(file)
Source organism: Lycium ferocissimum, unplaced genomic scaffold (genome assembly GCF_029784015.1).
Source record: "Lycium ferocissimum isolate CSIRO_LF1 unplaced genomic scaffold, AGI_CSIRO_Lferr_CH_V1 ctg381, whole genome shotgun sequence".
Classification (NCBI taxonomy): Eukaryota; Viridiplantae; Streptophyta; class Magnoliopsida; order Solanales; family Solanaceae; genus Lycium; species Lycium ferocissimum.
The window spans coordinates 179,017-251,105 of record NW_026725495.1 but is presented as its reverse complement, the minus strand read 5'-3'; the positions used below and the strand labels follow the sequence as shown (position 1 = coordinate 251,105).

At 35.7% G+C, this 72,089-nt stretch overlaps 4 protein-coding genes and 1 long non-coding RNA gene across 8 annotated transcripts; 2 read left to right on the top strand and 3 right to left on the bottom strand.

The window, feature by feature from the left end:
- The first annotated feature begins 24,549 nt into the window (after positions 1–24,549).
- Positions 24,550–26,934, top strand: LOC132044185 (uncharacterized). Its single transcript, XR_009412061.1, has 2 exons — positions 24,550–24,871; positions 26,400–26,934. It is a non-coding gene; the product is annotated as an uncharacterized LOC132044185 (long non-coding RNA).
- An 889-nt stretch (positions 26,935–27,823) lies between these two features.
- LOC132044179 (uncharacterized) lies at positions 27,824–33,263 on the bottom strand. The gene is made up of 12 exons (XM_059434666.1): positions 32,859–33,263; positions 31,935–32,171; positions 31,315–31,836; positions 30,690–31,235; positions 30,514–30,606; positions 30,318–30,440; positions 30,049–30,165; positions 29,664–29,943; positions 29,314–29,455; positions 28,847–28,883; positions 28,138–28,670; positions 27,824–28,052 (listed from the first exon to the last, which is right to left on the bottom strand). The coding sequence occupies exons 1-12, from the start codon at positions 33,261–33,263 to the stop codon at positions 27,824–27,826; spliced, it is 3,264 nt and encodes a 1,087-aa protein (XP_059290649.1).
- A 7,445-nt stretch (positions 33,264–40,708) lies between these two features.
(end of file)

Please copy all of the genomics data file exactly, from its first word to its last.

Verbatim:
Source organism: Lycium ferocissimum, unplaced genomic scaffold (genome assembly GCF_029784015.1).
Source record: "Lycium ferocissimum isolate CSIRO_LF1 unplaced genomic scaffold, AGI_CSIRO_Lferr_CH_V1 ctg381, whole genome shotgun sequence".
Classification (NCBI taxonomy): Eukaryota; Viridiplantae; Streptophyta; class Magnoliopsida; order Solanales; family Solanaceae; genus Lycium; species Lycium ferocissimum.
The window spans coordinates 179,017-251,105 of record NW_026725495.1 but is presented as its reverse complement, the minus strand read 5'-3'; the positions used below and the strand labels follow the sequence as shown (position 1 = coordinate 251,105).

At 35.7% G+C, this 72,089-nt stretch overlaps 4 protein-coding genes and 1 long non-coding RNA gene across 8 annotated transcripts; 2 read left to right on the top strand and 3 right to left on the bottom strand.

The window, feature by feature from the left end:
- The first annotated feature begins 24,549 nt into the window (after positions 1–24,549).
- Positions 24,550–26,934, top strand: LOC132044185 (uncharacterized). Its single transcript, XR_009412061.1, has 2 exons — positions 24,550–24,871; positions 26,400–26,934. It is a non-coding gene; the product is annotated as an uncharacterized LOC132044185 (long non-coding RNA).
- An 889-nt stretch (positions 26,935–27,823) lies between these two features.
- LOC132044179 (uncharacterized) lies at positions 27,824–33,263 on the bottom strand. The gene is made up of 12 exons (XM_059434666.1): positions 32,859–33,263; positions 31,935–32,171; positions 31,315–31,836; positions 30,690–31,235; positions 30,514–30,606; positions 30,318–30,440; positions 30,049–30,165; positions 29,664–29,943; positions 29,314–29,455; positions 28,847–28,883; positions 28,138–28,670; positions 27,824–28,052 (listed from the first exon to the last, which is right to left on the bottom strand). The coding sequence occupies exons 1-12, from the start codon at positions 33,261–33,263 to the stop codon at positions 27,824–27,826; spliced, it is 3,264 nt and encodes a 1,087-aa protein (XP_059290649.1).
- A 7,445-nt stretch (positions 33,264–40,708) lies between these two features.